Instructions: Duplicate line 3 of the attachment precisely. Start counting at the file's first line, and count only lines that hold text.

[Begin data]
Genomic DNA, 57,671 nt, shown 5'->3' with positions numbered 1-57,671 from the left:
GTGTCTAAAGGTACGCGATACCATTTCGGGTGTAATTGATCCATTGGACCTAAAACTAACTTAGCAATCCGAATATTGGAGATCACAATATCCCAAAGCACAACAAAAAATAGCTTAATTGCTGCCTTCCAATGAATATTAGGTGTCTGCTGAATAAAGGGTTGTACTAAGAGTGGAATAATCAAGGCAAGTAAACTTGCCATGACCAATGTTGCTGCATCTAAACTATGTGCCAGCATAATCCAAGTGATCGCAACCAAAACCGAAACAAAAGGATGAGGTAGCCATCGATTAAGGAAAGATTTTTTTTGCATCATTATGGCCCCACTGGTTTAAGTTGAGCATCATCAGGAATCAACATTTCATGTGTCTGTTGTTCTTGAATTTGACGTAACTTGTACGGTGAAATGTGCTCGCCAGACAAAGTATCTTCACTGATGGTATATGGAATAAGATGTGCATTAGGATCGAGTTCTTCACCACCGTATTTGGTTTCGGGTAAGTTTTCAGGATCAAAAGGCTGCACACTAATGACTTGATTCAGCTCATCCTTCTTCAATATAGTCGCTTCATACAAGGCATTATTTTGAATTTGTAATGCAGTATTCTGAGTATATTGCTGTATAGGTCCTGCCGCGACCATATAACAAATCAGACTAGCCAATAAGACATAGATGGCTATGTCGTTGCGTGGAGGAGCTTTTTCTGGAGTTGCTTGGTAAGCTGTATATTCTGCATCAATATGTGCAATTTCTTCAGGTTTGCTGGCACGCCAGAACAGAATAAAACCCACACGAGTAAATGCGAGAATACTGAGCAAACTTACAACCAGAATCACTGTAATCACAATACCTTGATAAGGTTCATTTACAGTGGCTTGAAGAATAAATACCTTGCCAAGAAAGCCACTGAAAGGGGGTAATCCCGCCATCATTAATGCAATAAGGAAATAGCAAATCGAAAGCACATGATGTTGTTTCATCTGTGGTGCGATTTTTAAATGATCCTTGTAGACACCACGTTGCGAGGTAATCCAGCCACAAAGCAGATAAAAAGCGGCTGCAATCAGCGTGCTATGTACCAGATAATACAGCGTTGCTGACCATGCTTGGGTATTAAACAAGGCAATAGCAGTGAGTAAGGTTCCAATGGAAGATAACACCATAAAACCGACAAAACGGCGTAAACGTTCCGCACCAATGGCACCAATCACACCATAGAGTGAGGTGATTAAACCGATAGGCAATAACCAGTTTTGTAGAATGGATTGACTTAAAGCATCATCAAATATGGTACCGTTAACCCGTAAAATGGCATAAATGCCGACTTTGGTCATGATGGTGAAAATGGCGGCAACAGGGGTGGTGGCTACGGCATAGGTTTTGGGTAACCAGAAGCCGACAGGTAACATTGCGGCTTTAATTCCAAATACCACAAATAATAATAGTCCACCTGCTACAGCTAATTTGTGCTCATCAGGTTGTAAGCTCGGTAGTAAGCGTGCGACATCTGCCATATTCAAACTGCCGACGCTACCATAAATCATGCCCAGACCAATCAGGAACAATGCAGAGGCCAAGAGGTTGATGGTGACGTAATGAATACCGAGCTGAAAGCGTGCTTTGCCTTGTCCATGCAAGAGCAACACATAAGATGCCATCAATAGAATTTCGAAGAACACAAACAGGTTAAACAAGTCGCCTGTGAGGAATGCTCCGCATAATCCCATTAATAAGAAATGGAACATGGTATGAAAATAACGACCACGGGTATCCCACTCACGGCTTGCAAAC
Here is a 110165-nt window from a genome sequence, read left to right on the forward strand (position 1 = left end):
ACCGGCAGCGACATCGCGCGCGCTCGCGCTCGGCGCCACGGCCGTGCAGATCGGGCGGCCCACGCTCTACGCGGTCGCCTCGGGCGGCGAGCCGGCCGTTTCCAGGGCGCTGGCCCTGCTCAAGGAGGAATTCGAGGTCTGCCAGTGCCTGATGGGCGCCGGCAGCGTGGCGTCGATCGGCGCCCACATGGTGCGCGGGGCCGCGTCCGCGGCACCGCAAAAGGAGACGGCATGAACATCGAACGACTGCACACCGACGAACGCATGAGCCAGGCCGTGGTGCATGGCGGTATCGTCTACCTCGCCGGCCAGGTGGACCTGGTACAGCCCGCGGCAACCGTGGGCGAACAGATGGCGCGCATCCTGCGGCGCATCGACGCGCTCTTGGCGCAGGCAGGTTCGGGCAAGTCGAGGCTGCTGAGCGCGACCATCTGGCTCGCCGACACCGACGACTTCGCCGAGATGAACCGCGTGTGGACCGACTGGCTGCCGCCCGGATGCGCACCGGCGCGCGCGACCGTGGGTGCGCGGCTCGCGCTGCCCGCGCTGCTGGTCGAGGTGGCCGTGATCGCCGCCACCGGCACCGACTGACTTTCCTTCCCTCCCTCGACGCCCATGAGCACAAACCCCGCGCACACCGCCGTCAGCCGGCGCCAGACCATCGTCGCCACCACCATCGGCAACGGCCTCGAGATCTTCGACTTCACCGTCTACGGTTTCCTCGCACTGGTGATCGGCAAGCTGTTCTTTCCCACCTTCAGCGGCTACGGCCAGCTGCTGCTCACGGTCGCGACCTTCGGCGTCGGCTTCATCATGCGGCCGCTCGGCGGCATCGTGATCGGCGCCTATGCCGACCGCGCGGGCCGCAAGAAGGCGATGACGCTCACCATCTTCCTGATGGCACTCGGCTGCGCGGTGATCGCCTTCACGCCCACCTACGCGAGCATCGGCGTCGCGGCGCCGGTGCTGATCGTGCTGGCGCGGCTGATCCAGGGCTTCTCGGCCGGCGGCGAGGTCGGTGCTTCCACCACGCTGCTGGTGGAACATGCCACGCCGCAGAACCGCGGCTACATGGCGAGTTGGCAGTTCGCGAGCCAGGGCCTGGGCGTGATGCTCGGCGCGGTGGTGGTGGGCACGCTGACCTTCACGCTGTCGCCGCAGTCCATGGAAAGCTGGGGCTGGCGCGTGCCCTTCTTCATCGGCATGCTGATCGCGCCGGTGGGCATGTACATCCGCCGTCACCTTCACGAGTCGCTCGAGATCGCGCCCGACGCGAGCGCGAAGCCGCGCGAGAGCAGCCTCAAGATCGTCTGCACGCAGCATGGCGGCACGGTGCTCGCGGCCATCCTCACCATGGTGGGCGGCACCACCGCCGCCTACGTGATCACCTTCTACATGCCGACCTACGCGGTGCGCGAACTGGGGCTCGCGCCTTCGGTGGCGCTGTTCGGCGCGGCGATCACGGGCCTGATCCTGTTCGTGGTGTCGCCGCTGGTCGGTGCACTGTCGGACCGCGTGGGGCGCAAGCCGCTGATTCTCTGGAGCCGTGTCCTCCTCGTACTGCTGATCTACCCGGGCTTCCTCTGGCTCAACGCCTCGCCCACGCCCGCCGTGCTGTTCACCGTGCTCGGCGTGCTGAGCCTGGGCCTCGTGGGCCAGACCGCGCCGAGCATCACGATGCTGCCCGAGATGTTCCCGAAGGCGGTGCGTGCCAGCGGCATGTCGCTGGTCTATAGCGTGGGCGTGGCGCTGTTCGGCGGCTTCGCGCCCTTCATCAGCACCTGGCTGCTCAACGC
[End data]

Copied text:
Here is a 110165-nt window from a genome sequence, read left to right on the forward strand (position 1 = left end):